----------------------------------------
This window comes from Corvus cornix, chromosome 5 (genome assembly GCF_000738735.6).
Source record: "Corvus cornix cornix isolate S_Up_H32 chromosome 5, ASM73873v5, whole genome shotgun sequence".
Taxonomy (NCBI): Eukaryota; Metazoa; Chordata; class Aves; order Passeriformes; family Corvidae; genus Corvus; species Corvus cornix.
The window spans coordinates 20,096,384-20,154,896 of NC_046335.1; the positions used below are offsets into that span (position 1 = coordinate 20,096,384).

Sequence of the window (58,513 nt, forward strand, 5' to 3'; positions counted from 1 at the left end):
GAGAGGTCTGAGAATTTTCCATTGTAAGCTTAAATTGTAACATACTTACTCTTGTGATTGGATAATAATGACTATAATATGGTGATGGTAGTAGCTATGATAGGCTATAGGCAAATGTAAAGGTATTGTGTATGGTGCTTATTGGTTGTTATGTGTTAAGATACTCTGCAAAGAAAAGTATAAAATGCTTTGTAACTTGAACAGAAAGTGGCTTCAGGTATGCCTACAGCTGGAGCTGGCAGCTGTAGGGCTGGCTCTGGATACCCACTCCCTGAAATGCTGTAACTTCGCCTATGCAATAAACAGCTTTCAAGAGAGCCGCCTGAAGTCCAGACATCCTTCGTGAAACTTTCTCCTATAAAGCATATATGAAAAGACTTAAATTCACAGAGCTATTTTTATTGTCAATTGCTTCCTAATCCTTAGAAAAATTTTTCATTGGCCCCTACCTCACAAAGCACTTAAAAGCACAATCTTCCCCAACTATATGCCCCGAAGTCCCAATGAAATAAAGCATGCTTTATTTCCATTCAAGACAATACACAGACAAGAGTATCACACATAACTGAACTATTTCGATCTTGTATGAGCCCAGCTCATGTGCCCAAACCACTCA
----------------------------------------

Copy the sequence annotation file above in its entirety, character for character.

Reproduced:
This window comes from Corvus cornix, chromosome 5 (genome assembly GCF_000738735.6).
Source record: "Corvus cornix cornix isolate S_Up_H32 chromosome 5, ASM73873v5, whole genome shotgun sequence".
Taxonomy (NCBI): Eukaryota; Metazoa; Chordata; class Aves; order Passeriformes; family Corvidae; genus Corvus; species Corvus cornix.
The window spans coordinates 20,096,384-20,154,896 of NC_046335.1; the positions used below are offsets into that span (position 1 = coordinate 20,096,384).

Sequence of the window (58,513 nt, forward strand, 5' to 3'; positions counted from 1 at the left end):
GAGAGGTCTGAGAATTTTCCATTGTAAGCTTAAATTGTAACATACTTACTCTTGTGATTGGATAATAATGACTATAATATGGTGATGGTAGTAGCTATGATAGGCTATAGGCAAATGTAAAGGTATTGTGTATGGTGCTTATTGGTTGTTATGTGTTAAGATACTCTGCAAAGAAAAGTATAAAATGCTTTGTAACTTGAACAGAAAGTGGCTTCAGGTATGCCTACAGCTGGAGCTGGCAGCTGTAGGGCTGGCTCTGGATACCCACTCCCTGAAATGCTGTAACTTCGCCTATGCAATAAACAGCTTTCAAGAGAGCCGCCTGAAGTCCAGACATCCTTCGTGAAACTTTCTCCTATAAAGCATATATGAAAAGACTTAAATTCACAGAGCTATTTTTATTGTCAATTGCTTCCTAATCCTTAGAAAAATTTTTCATTGGCCCCTACCTCACAAAGCACTTAAAAGCACAATCTTCCCCAACTATATGCCCCGAAGTCCCAATGAAATAAAGCATGCTTTATTTCCATTCAAGACAATACACAGACAAGAGTATCACACATAACTGAACTATTTCGATCTTGTATGAGCCCAGCTCATGTGCCCAAACCACTCA